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Towns Aim For Whitewater Adventure On Fox River

CHICAGO (CBS) -- When you think of whitewater rafting, places like Idaho or Colorado might first come to mind.

But what about the western suburbs?

If the mayors of Aurora, Montgomery, Oswego and Yorkville have their way, your rafting adventure will take place in their towns. CBS 2's Marissa Bailey reports.

About 50 miles from Chicago, adventure seekers find the thrill of whitewater rapids at Yorkville's Marge Cline Whitewater Course.

Town leaders spent $10 million dredging the river and adding boulders to create the course as a way around a dam on the Fox River.

Now, other towns want in on the action, and there is a proposal to expand the whitewater rapids.

Officials from the four suburbs want to clear the way for a 13-mile trek down the river.

The biggest obstacle: A dam in Montgomery, which is dangerous for boaters.


Together, the mayors hope to lobby for federal, state and private money to bypass the dam and build a whitewater park like the one in Yorkville.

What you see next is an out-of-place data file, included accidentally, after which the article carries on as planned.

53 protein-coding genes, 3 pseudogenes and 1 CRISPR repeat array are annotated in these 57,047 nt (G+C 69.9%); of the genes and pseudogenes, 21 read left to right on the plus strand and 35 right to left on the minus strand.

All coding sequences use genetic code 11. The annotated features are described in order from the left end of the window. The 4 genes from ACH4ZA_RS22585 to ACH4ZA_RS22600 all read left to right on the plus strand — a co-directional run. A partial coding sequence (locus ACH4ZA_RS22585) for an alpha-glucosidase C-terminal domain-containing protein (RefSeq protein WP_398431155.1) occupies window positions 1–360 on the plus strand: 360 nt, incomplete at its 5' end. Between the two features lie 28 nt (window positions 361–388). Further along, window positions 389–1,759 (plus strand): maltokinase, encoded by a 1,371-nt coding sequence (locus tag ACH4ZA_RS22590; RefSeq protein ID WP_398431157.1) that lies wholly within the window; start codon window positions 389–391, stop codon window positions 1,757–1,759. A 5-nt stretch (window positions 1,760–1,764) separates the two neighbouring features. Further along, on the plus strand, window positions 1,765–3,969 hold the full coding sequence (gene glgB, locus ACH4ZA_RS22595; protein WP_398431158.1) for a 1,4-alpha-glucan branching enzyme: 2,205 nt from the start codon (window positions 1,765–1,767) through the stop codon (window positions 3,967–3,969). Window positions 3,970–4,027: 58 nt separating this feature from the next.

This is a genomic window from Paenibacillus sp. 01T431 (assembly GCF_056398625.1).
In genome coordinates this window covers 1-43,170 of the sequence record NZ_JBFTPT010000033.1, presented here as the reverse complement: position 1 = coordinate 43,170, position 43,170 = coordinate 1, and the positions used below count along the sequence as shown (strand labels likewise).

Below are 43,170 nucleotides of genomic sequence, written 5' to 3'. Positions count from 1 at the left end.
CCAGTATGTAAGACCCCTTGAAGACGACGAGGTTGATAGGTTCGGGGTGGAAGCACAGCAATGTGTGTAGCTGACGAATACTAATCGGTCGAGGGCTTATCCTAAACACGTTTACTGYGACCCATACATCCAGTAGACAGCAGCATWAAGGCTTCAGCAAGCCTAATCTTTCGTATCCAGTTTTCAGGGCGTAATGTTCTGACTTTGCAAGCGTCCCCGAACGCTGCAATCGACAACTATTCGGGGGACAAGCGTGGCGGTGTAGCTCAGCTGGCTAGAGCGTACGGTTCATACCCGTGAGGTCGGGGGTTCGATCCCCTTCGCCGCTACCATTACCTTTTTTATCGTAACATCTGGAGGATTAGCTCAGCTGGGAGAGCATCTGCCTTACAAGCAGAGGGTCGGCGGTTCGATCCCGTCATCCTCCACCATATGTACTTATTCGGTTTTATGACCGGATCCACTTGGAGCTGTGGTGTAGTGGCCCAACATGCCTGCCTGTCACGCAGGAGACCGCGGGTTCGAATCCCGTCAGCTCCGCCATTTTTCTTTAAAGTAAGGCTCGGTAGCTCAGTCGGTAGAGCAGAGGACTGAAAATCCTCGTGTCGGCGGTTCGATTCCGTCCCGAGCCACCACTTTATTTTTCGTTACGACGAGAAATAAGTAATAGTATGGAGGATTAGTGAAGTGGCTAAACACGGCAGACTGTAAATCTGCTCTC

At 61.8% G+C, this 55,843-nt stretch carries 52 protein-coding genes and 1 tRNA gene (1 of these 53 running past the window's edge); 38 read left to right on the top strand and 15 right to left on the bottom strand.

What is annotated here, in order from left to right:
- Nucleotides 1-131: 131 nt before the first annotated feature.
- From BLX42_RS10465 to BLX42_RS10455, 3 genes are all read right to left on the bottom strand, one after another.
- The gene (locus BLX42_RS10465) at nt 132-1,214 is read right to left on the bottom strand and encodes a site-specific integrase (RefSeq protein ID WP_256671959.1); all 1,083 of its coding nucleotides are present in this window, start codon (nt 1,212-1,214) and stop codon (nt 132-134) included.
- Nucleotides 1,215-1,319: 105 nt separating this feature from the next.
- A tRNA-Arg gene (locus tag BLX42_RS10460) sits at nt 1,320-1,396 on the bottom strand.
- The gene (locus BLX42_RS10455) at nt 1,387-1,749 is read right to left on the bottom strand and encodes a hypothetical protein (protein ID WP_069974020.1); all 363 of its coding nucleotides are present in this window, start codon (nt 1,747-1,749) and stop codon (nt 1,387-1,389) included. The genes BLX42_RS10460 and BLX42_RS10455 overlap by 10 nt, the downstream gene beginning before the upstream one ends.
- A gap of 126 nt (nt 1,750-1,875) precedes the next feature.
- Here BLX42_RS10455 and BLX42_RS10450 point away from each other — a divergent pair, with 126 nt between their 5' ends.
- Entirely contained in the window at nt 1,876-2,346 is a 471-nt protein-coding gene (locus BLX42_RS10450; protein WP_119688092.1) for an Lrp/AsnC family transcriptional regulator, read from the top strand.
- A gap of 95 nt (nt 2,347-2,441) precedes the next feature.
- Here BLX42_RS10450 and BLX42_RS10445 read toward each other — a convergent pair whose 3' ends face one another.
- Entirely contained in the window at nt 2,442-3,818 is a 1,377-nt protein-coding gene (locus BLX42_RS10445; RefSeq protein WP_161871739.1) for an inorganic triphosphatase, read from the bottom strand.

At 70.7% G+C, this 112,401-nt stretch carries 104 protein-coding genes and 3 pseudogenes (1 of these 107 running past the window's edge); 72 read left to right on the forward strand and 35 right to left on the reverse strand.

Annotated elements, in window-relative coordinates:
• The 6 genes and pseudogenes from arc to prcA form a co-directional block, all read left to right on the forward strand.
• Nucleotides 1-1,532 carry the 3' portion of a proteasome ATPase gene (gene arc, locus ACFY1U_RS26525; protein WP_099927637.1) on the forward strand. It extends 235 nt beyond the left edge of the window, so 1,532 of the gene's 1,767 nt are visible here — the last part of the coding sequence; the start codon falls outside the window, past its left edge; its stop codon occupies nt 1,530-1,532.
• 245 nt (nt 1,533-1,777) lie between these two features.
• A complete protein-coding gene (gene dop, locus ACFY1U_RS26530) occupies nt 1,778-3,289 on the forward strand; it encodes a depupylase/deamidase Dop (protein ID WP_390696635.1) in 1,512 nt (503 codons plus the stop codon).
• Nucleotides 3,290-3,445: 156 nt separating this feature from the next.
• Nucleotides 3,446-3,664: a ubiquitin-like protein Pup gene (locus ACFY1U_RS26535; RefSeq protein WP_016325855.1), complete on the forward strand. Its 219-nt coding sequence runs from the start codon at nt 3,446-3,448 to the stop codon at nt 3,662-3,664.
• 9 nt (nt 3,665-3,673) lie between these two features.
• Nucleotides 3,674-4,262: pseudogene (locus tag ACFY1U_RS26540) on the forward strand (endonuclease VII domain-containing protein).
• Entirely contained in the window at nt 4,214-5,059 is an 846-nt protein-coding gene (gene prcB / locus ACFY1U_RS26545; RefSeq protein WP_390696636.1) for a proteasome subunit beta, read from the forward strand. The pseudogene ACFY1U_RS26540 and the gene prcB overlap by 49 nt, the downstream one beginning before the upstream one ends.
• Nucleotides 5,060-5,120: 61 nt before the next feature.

"We need to work collectively on this," said Oswego Village President Brian LeClercq. "Let's clean this up for people to enjoy.

"The economic potential, the potential contribution of the river is absolutely huge," said Aurora Mayor Tom Weisner.

"It's a new day, people are looking to commune with nature. It gives people a chance to commune with nature at the same time it allows businesses to flourish."

Recently, the village leaders took a kayak tour of the area: It was a meeting of minds, a summit on the Fox.

Along the way, the group spotted other boaters, fishermen and even a bald eagle.

"You're a million miles away," said Montgomery Village President Matt Brolley.

And if you wonder if it will work, given the tough budget choices towns have to make these days, just look at the success in Yorkville.

"It's very good for our local community to have the amenities, we have more people coming to town," said Yorkville Mayor Pro Tem Chris Funkhouser.

Weisner mentioned the new business potential--and jobs--ranging from kayak rentals, restaurants and even hotels.

The cost of constructing the Montgomery bypass is estimated at $4 million.

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